Community Connects

Community Connects is a pilot project that came out of the Transportation Innovation Lab. Problem/Opportunity: Cape Breton Regional Municipality (CBRM) is a region with high levels of poverty and unemployment. Innovation: Taxi service, doorstep pick-up, defined drop-off points, flat rate: $7 seat. Why innovative? In short, the approach (social innovation lab) and those that were engaged (first-voice participants).

Innovation Summary

Innovation Overview

Community Context: Cape Breton Regional Municipality (CBRM) is a region with high levels of poverty and unemployment. Twenty percent of those living in the CBRM are considered low income based on the low-income measure after tax rate (LIM-AT), and the region has an unemployment rate of 17.4% (compared to a provincial average of 10%). Evidence of complexities that impact the high rate of unemployment can be observed by the fact that there are also a high number of job vacancies in the region. Thirteen CBRM employers estimated over 1500 job vacancies at the time of interviews. There are diverse and complex reasons for the persistence of both high unemployment and job vacancies, but one of the reasons is limited access to transportation for individuals living in poverty that will get them to and from work reliably, affordably, and in a timely manner.
Project Objectives and Goal:The Transportation Social Innovation Lab objectives, as given by Poverty Reduction:
Explore the following question: “What is the most effective way to provide worker transportation in the Cape Breton Regional Municipality (CBRM) in a sustainable manner?”Assess the Social Innovation Lab approach and provide recommendations and lessons learned for potential future lab initiatives. As the Lab work began, the goal of the project was sharpened by our team:
To connect under- and unemployed individuals in the CBRM with employment opportunities across the Island by identifying one or more potential transportation solutions.
Social Innovation Lab Approach: A social innovation lab is a process of bringing together members of a community to clarify an issue they are facing, and empower them to collectively create and deliver a solution. Social innovation labs put the people affected by the problem at the centre of the process, following a design thinking approach.
In designing our own social innovation lab methodology for the TIL, we identified four main categories of activity:
Verify needs
Generate and evaluate potential solutions
Validate the solution ideas
Recommend one or more solution idea(s)

Key Stakeholders
At the core of our social innovation lab process is the belief that those affected by the problem must be at the centre of creating a solution. As such, we engaged the following groups:
Under- and unemployed individuals living in the CBRM (first voice participants),
Community organizations and advocates working to support these individuals,
Employers seeking to address labour shortages, and
Government officials and staff.

What is the Prototype?
An initial list of over 50 ideas was generated and then reduced to three final ideas for consideration: a point-to-point shuttle (P2P shuttle), a shuttle to transit service, and a communications solution. Upon conducting further research and following two sessions of voting, a single idea was recommended by the group for further investigation in the Lab process.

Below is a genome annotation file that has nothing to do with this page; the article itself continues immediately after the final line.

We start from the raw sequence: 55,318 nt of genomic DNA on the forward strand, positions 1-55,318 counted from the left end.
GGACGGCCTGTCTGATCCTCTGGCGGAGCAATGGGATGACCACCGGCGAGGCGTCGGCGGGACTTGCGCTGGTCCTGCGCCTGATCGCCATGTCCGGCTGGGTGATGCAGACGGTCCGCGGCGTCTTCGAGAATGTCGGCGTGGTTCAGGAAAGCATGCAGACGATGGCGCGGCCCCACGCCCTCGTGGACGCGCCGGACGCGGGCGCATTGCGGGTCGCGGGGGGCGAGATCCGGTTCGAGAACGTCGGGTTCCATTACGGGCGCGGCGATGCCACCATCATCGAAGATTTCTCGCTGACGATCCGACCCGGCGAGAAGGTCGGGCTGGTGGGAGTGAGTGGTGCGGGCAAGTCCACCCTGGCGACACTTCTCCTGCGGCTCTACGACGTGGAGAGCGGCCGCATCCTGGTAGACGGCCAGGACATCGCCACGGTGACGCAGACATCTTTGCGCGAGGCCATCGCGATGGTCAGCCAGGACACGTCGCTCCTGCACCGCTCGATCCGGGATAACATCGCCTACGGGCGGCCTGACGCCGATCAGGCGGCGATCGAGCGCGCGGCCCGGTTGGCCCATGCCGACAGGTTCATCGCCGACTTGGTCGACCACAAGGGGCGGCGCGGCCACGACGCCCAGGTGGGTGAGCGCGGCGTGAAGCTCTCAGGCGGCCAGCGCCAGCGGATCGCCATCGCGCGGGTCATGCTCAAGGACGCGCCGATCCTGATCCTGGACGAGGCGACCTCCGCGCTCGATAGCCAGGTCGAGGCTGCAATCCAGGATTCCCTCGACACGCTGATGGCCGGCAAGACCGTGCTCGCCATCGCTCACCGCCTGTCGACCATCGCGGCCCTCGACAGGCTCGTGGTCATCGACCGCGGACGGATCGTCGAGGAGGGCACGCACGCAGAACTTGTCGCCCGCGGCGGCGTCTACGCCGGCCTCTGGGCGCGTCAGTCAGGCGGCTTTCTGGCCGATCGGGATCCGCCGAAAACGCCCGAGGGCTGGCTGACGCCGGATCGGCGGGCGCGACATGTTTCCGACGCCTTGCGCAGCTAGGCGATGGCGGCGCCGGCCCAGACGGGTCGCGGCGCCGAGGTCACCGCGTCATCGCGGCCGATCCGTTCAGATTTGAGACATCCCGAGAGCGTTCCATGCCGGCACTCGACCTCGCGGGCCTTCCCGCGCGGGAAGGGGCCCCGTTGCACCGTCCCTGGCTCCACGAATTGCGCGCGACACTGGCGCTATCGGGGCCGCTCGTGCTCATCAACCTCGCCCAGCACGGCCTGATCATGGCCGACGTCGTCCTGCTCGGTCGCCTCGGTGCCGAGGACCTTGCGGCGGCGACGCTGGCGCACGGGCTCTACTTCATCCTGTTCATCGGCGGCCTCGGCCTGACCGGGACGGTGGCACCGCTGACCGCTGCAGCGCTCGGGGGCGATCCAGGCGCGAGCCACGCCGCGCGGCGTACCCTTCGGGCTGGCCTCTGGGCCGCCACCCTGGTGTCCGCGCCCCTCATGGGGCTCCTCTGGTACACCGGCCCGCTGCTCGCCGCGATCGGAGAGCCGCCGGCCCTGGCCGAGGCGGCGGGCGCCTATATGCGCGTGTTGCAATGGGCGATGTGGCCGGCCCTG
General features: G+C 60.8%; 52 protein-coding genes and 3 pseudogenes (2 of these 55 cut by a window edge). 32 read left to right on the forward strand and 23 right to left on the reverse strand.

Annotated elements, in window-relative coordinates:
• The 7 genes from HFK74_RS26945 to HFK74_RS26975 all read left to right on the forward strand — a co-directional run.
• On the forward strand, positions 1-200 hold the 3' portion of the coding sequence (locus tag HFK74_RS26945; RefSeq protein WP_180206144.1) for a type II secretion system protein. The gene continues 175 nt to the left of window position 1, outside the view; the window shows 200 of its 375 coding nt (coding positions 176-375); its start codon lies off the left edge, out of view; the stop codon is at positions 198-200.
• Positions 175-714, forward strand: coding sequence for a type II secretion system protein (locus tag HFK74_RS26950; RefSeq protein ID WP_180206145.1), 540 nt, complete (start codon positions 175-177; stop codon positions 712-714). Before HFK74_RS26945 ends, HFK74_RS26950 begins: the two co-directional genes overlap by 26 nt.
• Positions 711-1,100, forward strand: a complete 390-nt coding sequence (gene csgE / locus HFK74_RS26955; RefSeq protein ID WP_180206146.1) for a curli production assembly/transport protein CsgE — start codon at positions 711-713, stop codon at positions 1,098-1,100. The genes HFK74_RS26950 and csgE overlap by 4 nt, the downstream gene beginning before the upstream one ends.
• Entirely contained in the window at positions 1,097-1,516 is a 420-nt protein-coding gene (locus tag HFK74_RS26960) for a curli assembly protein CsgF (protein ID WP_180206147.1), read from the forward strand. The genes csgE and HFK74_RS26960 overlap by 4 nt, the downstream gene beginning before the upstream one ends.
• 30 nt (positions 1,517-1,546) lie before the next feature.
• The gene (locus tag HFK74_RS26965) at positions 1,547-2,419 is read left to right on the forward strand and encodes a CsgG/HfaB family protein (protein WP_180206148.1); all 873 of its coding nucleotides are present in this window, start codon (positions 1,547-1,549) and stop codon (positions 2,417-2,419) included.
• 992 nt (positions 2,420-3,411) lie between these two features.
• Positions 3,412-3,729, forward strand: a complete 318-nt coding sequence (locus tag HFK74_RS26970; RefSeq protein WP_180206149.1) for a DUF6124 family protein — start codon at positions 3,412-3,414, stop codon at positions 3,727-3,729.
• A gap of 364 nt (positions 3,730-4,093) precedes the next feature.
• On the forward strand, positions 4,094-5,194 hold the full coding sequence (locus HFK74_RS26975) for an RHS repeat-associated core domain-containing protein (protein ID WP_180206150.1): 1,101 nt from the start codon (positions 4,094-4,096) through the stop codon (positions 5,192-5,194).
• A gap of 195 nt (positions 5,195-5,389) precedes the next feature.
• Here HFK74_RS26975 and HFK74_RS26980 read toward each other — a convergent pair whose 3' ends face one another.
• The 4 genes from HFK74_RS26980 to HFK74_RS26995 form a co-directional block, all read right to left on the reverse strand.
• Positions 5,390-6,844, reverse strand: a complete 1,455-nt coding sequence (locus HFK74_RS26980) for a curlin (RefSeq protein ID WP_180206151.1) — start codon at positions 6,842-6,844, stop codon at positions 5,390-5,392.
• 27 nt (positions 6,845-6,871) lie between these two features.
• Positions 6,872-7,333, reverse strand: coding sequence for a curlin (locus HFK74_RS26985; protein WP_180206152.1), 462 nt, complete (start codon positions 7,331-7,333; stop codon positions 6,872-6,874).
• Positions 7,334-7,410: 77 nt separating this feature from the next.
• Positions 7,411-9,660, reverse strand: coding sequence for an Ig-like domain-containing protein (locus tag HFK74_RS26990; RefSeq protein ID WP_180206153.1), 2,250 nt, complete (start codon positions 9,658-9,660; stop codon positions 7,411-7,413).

Point-to-Point Shuttle
A shuttle for the purposes of employment would use a natural aggregation of riders to pick people up at their homes and drop them off for work or skill-building activities.
A flat rate of $5 per seat, one-way.
During the Lab, one local taxi company, who had been testing one employment shuttle route, joined the process and was able to refine and expand their model, informed by and informing the Lab process. As of August 31st, this service offering had been used by 58 unique individuals, with four individuals newly employed thanks to their newfound mobility. Local agencies, such as Department of Community Services (DCS) caseworkers, pre-employment programs, and local employers have supported their clients and staff to use this pre-prototype service.
CBRM Bylaw’s Department was engaged as soon as a solution idea emerged from the Lab to work towards clarity in defining the regulatory framework for this service, and inclusion of all taxi operators in the service expansion.
Support for the Concept
Employers: strong interest from local employers for a shuttle that would provide transportation to enable their employees to get to and from work, such as the Nova Scotia Health Authority (NSHA), Mayflower Mall, and Convergys Call Centre (over 4100 employees represented).
Transit Cape Breton: Has expressed their interest in exploring a partnership in the future.
Organizations: Agencies that help individuals connect to pre-employment programs and work placements have found the service very useful and expressed their support.
Impact of the Transportation Social Innovation Lab
Community Engagement
The strength of the Lab was a direct result of the breadth and mix of stakeholders engaged throughout the process. Over the five month period, 231 project contacts were made, producing meaningful engagement with: 30 employers, 32 community-serving organizations, nine government departments / bodies, and 36 first voice participants.

Innovation Description

Innovation Development

Innovation Reflections

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Year: 2018
Level of government: Local government


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